First-time parents' perception of midwives' and other healthcare professionals' support behaviours: A qualitative study.

Details

Serval ID
serval:BIB_200B6ACC8288
Type
Article: article from journal or magazin.
Collection
Publications
Institution
Title
First-time parents' perception of midwives' and other healthcare professionals' support behaviours: A qualitative study.
Journal
Midwifery
Author(s)
Schobinger E., Vanetti M., Ramelet A.S., Horsch A.
ISSN
1532-3099 (Electronic)
ISSN-L
0266-6138
Publication state
In Press
Peer-reviewed
Oui
Language
english
Notes
Publication types: Journal Article
Publication Status: aheadofprint
Abstract
Parents often report not being satisfied with the support received from midwives and nurses during their postpartum hospital stay.
Social support is an important protective factor during the transition to parenthood. However, little is known on how first-time parents perceived the behaviours demonstrated by healthcare professionals to support them.
To describe social support behaviours of midwives and nurses as perceived by first-time parents during the early postpartum period.
This qualitative study used individual semi-structured interviews to collect data. A purposeful sample of first-time parents staying on the postpartum ward of a Swiss university hospital were included. Thematic analysis was performed to identify themes and sub-themes.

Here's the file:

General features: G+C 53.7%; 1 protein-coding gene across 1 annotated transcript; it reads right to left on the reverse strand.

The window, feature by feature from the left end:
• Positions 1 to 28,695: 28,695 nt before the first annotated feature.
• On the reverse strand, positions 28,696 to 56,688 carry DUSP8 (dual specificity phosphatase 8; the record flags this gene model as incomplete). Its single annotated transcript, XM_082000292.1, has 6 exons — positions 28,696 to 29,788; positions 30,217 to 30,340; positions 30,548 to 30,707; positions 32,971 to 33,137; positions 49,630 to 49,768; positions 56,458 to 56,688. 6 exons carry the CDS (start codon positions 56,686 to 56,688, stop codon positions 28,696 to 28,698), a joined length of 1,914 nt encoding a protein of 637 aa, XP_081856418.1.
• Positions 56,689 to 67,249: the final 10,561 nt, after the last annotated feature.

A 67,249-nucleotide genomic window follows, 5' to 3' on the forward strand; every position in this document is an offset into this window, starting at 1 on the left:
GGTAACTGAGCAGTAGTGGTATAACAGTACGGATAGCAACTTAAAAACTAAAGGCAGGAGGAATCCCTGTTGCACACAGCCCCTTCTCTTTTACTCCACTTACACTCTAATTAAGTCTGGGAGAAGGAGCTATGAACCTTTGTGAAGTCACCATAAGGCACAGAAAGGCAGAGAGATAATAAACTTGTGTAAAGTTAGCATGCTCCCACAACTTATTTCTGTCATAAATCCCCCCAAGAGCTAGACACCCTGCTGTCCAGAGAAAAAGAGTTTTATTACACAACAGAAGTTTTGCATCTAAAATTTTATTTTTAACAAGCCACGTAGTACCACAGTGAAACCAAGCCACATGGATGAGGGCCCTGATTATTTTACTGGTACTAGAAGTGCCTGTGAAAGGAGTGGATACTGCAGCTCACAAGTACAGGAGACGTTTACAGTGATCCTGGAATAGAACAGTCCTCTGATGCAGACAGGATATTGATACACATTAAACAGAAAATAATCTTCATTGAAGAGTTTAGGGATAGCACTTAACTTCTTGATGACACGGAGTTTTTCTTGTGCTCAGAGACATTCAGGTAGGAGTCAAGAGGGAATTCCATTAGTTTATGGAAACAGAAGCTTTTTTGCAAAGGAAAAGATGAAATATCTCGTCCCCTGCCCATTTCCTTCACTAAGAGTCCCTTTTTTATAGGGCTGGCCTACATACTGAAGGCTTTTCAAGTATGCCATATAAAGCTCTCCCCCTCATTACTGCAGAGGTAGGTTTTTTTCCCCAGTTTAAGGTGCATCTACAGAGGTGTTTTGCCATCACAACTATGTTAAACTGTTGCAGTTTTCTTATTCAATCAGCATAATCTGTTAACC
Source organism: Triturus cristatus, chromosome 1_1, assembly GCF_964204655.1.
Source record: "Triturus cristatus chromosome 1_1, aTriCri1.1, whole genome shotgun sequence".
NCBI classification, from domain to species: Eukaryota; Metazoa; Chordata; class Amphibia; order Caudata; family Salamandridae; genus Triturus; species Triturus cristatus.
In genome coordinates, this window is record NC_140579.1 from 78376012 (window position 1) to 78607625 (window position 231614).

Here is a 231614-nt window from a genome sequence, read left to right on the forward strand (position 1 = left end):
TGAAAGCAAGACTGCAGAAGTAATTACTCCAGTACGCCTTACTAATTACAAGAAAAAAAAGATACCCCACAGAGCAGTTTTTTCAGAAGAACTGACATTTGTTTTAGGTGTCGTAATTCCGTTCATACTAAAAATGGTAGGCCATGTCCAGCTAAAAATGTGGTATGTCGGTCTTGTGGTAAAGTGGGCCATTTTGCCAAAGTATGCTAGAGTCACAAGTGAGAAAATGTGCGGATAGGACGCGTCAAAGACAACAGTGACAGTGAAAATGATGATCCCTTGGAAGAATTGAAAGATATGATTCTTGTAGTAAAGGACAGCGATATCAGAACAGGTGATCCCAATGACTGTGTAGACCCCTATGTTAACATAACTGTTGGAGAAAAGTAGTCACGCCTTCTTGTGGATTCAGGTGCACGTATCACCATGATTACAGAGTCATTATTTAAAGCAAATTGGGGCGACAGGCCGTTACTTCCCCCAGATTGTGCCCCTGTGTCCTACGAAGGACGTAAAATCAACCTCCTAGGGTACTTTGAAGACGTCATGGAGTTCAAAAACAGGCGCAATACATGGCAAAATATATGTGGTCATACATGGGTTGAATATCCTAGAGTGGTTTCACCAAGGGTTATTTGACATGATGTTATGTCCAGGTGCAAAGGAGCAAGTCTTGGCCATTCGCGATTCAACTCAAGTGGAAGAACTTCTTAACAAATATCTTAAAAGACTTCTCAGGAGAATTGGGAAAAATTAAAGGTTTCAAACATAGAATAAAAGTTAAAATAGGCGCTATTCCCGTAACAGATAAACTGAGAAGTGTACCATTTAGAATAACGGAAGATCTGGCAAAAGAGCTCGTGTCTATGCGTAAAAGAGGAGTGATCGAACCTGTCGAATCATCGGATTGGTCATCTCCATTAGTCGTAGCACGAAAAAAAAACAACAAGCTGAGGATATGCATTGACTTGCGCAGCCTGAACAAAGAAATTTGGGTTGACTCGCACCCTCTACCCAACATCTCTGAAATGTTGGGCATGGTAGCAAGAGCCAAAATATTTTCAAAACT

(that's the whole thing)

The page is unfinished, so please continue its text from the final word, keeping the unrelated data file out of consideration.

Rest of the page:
A total of 26 parents (15 mothers and 11 fathers) were interviewed. Parents reported behaviours perceived either as positive or negative. These behaviours were summarized into five themes: "Welcoming parents on the postpartum ward", "Establishing a partnership with parents", "Guiding parents in acquiring their new parenting role", "Caring for parent's emotions", and "Creating a peaceful environment".
This study reported a wide variety of professional support behaviours. Behaviours promoting individualised care and related to empowering parents in their infant care were perceived as helpful by parents. Midwives and nurses should be aware of the way they provide support, as this shapes the early postpartum experience of first-time parents. Being sufficiently staffed and being well-trained, especially in providing interpersonal support, could help midwives and nurses provide better sensitive individualised care.
Keywords
Behaviours, Early postpartum, Fathers, Formal social support, Mothers, Qualitative
Pubmed
Create date
26/05/2024 17:27
Last modification date
28/05/2024 7:09
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